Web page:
Falcon Logo used Courtesy of Jim Bowers, 77th FA Assn.
Source this version:Accounts from 22nd IRS Website, Including a personal Account from then Lt. Dennis Atkins, a platoon leader in C/3/22 Inf.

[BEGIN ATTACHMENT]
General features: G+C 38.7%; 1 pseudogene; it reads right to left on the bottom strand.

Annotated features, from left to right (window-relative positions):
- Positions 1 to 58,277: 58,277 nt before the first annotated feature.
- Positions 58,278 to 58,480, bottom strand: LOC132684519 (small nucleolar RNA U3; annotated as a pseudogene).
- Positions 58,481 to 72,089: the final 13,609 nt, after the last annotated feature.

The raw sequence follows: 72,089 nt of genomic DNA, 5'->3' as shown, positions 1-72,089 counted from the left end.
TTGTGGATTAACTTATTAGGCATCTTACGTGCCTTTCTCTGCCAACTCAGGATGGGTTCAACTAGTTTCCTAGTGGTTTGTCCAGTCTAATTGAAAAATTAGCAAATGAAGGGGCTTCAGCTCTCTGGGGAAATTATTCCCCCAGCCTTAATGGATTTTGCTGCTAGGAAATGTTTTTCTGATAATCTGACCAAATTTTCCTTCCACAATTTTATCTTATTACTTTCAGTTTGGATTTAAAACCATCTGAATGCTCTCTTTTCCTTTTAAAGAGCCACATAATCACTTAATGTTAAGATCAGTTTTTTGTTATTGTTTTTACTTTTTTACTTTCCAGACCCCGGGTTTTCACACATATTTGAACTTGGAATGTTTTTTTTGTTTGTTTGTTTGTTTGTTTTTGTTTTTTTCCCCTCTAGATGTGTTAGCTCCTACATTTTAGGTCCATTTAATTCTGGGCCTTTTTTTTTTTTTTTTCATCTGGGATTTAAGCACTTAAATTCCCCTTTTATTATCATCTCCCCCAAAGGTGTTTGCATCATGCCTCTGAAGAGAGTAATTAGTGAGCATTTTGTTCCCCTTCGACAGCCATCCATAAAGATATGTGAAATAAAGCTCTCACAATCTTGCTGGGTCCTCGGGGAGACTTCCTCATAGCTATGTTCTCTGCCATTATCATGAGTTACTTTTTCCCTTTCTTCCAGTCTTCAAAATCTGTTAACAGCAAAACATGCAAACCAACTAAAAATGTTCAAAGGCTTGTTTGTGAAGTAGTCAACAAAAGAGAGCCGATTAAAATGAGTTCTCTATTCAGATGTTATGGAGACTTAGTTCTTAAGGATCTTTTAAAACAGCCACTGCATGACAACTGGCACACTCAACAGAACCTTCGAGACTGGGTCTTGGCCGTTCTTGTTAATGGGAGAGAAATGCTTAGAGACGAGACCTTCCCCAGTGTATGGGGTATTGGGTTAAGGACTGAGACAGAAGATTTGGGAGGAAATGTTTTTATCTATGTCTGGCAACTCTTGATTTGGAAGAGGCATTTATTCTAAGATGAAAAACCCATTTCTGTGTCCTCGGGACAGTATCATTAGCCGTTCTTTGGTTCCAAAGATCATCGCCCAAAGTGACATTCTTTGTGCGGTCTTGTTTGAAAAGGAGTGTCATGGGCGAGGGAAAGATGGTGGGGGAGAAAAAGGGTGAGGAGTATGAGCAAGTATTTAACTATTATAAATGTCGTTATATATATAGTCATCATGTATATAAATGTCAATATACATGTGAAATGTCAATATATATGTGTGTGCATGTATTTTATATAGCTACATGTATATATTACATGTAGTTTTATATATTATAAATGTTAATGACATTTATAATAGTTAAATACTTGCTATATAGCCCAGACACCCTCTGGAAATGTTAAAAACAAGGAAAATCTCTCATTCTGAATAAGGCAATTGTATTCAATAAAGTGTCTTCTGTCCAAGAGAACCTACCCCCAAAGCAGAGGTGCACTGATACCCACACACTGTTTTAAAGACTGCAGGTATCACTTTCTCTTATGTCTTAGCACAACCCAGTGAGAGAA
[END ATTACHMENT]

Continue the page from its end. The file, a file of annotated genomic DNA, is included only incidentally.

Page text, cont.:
This is Courtesy of the 22nd Infantry 3 BDE 25 INF was a US Army unit Primary service involved, US Army Operation YELLOWSTONE South Vietnam Location, FSB BURT Description: As part of operation YELLOWSTONE, FSB Burt was defended by APCs and men of 2/22 Inf and 3/22 Inf, 3d Bde, 25th Inf. At midnight the 271st and 272d VC Regts assaulted behind a wall of machine-gun, recoilless rifle, and rocket grenade fire. The fighting was savage and desperate throughout the night with plenty of Beehive rounds and massive, close-in aerial napalm strikes. Tracked carriers and self-propelled 40mm AA guns were burning fiercely as the VC blasted into the infantry lines. Reserves rushed from the other sides of the perimeter and managed to hold the defense intact until the VC withdrew at dawn. The following is a slightly edited narrative taken from the 22nd Infantry Society website. On the night of January 1 - 2, 1968, the 2-22 Infantry (Mechanized), 3-22 Infantry, and the 2-77Artillery were involved in a massive human wave attack by four battalions of NVA and VC at a place called FSB Burt in Vietnam. Throughout the night, the 22nd Infantrymen, supported by their artillery brothers and helicopter crewman from the 187th and 188th AHCs fought back against the determined enemy assault. When the firing stopped between 0530 and 0600 the next morning, the Americans were victorious in repulsing the attack. Over 401 NVA and VC were killed with American losses at 23 killed and 153 wounded. From: Dennis Atkins, C/3-22, 67-68 The dust kicked up by armored personnel carriers hung in the hot, still, humid air like a red veil. Upon arriving at FSB Burt you could feel the uneasiness of the area like some sinister, invisible force trapping you in its cloak. You knew this place was bad. Charlie Company, 3/22 Infantry had come to join the rest of the battalion, as 3rd platoon leader I was assigned the last five positions on the south edge of the perimeter ending on the east side of the road that led out of the FSB. The next position on the other side of the road was a platoon of APC's from the 2/22 Infantry. The foxholes we inherited were poorly dug, lacking depth and overhead cover, due to the extremely hard digging conditions. Entrenching tools seemed to bounce off the cement-like earth yielding only a chip of dirt with each tiring heave of the shovel. The heat of the day increased the men's frustration and grumbling. "This is deep enough, lieutenant." No, it's not. We'll keep digging until dark if it's necessary. Besides, the dirt that comes out of that hole is needed to fill sandbags for your overhead cover." I was not a popular man that afternoon. Heavy foliage encroached this section of the perimeter and even with brush cutting we were only able to clear a maximum of 15-20 meters field of vision before beginning to lose light at days end. Using the cover of dusk, the men put out a heavy concentration of trip flares and claymore mines in front of our five positions on the perimeter. Darkness would soon be upon us. One by one, as the men rotated from their foxholes through the chow line several rounds of incoming mortar fire interrupted the evening meal. I remember the secure feeling I had during the massive counter-mortar fire barrage that encircled us for what seemed like more than a half hour. "That kind of firepower ought to settle things down for the night," I said to my platoon sergeant, SSGT Alfred Beebe, as I curled up for the night. Just as I was about to fall asleep, around 2300 hours, I heard the cries of "Incoming!" and the unmistakable "bloop,bloop, bloop" of incoming mortar rounds. Everyone was diving for cover in their foxholes. This time, instead of just a few harassing rounds of fire, there came a relentless rain of explosions and hot, jagged steel. As the bombardment began, the three man listening post one hundred meters out in front of our perimeter called in a report of massive movement all around them and then silence...this was the last radio contact we would have from them. Fifteen minutes into the shelling the M-60 machine gun positioned at my left most bunker opened fire with a fury. Before I could check what was going on the radio crackled with a call from the company commander, CPT Fishburne, screaming to find out what was happening. As I looked out the ground level firing port of my command post, trip flares began popping to my front like popcorn, washing the jungle in a sea of white light. The foliage transformed into a moving wall of humanity as thick as any mob of shoppers in the mall the day before Christmas. In an instant, my middle bunker immediately in front of me went up in an explosion and the firing enemy soldiers poured through the gap the way a mighty flood races through a failed levee, engulfing everything in its path. As they swarmed over us, screaming and firing wildly into the night, some would stop and try to enter our bunkers from the rear only to be met with a frantic hail of gunfire from the defenders inside. The radio crackles again, Fishburne screaming for help! "The VC are on the roof of the CP firing down through the sandbags. They're trying to come in the back door! Help! Send somebody to get them off of us!..." The radio went silent. All defensive integrity of the perimeter in my sector was gone. Each of my remaining four bunkers had become an isolated pocket of American resistance fighting for their lives, firing in every direction. There was no way to approach them. Since I was the only one in my CP who clearly knew the location of the Company command bunker I instructed SGT Beebe to take charge. I told my RTO, David "Smitty" Smith, to leave his radio, grab his weapon, bandoleers of ammo and some frags and follow me. As we crawled out of the safety of the bunker we entered a world of darkness punctuated with bright flashes, red and green trails of tracer bullets zipping and cracking everywhere around us. The acrid smell of cordite singeing our nostrils and choking our every breath. Trying to avoid detection we only fired at the enemy soldiers that trampled over us as their hordes rushed to the interior of the base. In spite of the confusion our gunfire marked our position and the ground around us erupted in a hail of bullets from a nearby Chi-Com assault rifle. Smitty called out "Hey, there's a hole over here!" In the darkness he had recalled crawling through a shallow depression about four inches in depth a few feet to our rear. Oval shaped, it was large enough for us to lay on our stomachs and intertwine our legs. Smitty facing one direction and I facing the other we engaged an unseen enemy that zeroed in on our position. In an instant, with a blinding flash and a thunderous concussion, the night stopped...the only sensation was that of a great fire in my right leg, dirt in my mouth and nose, and the deafening ringing in my ears. Then nothing... From the depths of nothingness a distant rumble is detected. As though a volume control knob was being turned, the noise becomes closer and louder. As the mind's confusion begins to clear, a new sensation is felt. Something is bouncing off of my leg. Now the noise is hammering my ears and I realize that it is machine-gun fire. Spent cartridges are bouncing off my leg with every burst of fire. The VC are using me for cover like some fallen log! I lay motionless as in death, trying to conceal the beating of my heart, the function of my lungs. My left arm is trapped under my body and has lost all sense of function. Feeling the presence of at least two enemy soldiers my mind searches for a plan of action. The cacophony of the battle rages on. This time a new sound is added, the impact of incoming artillery rounds. We must have had to call in artillery on our own positions. All sense of time is lost. Somewhere in that timeless state, playing dead, wondering if, for the moment, I am the only American alive, I waited to die. Again the world is rocked by a massive explosion, mere feet away. The force of the blast throws me into the darkness, again filling my airways with dirt and dust. And again, a force like I've never known delivers me into nothingness. The enemy soldiers that once had used me for cover had now shielded me from the deadly shower of shrapnel from an exploding 105mm round which landed ten feet away. As consciousness came back to me I listened intently for sounds of life and movement around me. Cautiously, I slowly moved my head. Nothing but the raging sounds of war. In the darkness I slowly surveyed my surroundings. Dead enemy, my helmet, my weapon, and Smitty's cold, lifeless body. I crawled in the direction that I hoped would be toward my platoon CP. Although bullets continued to fly everywhere there weren't any NVA in my path. Stopping a short distance from the silhouette I recognized to be my bunker, I watched and listened for clues that might tell me who occupied it. M-16 rifle fire was coming from it but I couldn't be sure if it was coming from GIs or NVA. From a position of cover, rifle ready to lay down fire, I verbally challenged the hole with our pre-determined emergency password. Thank God, I heard SGT Beebe's voice in reply, identified myself and scrambled to safety. Beebe had given me up for dead hours earlier when I failed to make the company command bunker. The enemy trying to take that position earlier had been killed when the artillery had leveled their howitzers and fired bee hive rounds. He had been unable to leave the bunker and check on the other positions but a reinforcement element was on its way from the Battalion Recon platoon. The platoon medic was wounded but stable, Jimmy Pierce, the other RTO was okay and unknown to Beebe at the time, he had taken a fleschette from a bee hive round through the stomach and out his back. As darkness was beginning to give way to first light, 12 men from the Recon arrived at my CP. Starting with my first bunker position on the left we re-established our defense, leaving a couple of fresh troops at each bunker. The center bunker that had been blown up at the onset of the attack was still occupied by enemy soldiers. I maneuvered the Recon squad from one angle and had them open fire distracting the enemy while I crawled up on their blind side and pitched in a grenade I had let cook. By the time we had covered and re-established all five bunkers I had counted six MIA's including the three men out on the listening post. We had to fight our way out to the LP through the retreating enemy forces and recovered two seriously wounded platoon members and one KIA. During the reorganizing at dawn, the NVA melted back into the jungle. Through the smoke that covered the land in the morning I found ;my three missing men, away from their positions, dead on the battlefield. Among the many brave men that were there that night, Mike Balser, 2nd platoon leader, Charlie company 3/22 is the lieutenant who made his way back to the perimeter up the road from south. He had lead an ambush patrol out the night before and was overrun by the advancing enemy forces. He too, has a story from Hell, that will be a part of him for the rest of his days. As the DUSTOFF flights were taking men out I remember sitting on a log looking at the six poncho covered bodies of the men I lost that night. My tears streamed down my grimy cheeks at the loss of such fine men. Somewhere a chaplain appeared and placed his arm across my shoulder and assured me it was all right to let it out. As I made my way to one of the last dustoff birds out, I was eager to lift off and leave that place forever. The night before we had been a platoon of 29 men. That morning there were six KIA, 16 wounded, and seven left in the field to be the 3rd Platoon of Charlie Company, 3/22 infantry